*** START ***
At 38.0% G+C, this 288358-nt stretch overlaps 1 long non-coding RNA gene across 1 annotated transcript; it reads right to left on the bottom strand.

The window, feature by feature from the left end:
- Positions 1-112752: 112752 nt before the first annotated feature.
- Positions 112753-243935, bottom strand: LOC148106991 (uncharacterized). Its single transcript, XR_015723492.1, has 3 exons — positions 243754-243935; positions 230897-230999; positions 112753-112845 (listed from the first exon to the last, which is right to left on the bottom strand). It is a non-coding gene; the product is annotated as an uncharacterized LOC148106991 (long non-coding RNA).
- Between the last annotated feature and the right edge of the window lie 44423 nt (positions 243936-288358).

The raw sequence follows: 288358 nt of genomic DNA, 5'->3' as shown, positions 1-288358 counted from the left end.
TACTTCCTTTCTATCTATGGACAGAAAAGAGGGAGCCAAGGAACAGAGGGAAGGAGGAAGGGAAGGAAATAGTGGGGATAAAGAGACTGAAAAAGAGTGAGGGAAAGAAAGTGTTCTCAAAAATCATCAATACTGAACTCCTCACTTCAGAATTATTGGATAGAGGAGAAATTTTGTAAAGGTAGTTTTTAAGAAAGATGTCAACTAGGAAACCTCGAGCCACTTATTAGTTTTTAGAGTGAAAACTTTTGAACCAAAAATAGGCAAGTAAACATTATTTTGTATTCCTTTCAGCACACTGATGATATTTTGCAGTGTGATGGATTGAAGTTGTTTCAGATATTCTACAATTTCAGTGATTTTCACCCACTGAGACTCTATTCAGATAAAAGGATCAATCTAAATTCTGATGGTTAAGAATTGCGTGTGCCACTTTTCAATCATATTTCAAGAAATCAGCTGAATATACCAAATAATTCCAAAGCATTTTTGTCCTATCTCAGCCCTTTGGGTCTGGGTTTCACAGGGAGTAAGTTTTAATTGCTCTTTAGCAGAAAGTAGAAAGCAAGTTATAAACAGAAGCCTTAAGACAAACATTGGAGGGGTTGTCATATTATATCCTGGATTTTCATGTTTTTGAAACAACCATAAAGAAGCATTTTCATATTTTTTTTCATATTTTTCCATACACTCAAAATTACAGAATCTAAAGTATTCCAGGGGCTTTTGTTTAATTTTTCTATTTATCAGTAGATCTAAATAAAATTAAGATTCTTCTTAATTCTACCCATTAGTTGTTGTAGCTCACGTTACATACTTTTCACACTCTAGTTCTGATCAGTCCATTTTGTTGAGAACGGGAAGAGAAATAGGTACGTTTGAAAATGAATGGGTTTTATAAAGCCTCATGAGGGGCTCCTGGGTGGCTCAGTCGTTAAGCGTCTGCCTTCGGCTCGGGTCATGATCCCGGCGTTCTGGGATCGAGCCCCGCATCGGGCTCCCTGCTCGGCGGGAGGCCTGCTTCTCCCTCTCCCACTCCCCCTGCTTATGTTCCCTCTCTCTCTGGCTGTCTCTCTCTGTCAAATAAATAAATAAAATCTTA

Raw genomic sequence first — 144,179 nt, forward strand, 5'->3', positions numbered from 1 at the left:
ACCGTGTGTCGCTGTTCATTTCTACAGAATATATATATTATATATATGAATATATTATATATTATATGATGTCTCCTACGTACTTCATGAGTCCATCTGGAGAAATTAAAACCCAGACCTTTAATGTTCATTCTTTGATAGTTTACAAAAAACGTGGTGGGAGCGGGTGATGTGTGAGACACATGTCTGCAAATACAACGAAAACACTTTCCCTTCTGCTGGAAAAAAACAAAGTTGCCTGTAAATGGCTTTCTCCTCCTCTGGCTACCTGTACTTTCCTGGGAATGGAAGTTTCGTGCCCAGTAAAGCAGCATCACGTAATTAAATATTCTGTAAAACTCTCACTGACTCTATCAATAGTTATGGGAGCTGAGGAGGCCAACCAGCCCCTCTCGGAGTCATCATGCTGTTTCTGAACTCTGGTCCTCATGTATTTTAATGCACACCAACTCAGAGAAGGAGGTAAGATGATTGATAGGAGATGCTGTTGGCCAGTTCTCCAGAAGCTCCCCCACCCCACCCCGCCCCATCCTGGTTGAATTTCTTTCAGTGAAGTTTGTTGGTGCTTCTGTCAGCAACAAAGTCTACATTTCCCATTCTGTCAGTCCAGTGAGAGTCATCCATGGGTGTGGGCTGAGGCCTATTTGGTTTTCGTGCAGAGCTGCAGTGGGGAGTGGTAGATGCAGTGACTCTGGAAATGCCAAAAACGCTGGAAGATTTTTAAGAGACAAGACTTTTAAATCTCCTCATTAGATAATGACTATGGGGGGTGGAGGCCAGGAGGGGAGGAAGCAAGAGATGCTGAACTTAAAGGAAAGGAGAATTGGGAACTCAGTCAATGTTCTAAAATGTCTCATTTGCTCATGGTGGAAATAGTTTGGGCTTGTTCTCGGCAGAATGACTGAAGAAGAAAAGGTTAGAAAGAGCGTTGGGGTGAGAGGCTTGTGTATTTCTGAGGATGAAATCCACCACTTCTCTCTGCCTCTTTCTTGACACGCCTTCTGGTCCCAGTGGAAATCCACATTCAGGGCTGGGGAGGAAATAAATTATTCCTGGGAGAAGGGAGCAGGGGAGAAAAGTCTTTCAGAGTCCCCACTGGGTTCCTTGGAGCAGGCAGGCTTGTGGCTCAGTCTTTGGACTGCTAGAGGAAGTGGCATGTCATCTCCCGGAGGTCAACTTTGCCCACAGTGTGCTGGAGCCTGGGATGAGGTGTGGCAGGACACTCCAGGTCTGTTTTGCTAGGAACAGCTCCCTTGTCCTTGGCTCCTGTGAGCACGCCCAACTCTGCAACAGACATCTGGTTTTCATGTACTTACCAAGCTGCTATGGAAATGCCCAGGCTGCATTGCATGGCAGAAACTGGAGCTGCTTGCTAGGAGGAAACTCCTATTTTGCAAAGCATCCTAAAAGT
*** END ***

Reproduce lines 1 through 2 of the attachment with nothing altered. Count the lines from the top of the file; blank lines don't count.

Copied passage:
At 38.0% G+C, this 288358-nt stretch overlaps 1 long non-coding RNA gene across 1 annotated transcript; it reads right to left on the bottom strand.

The window, feature by feature from the left end: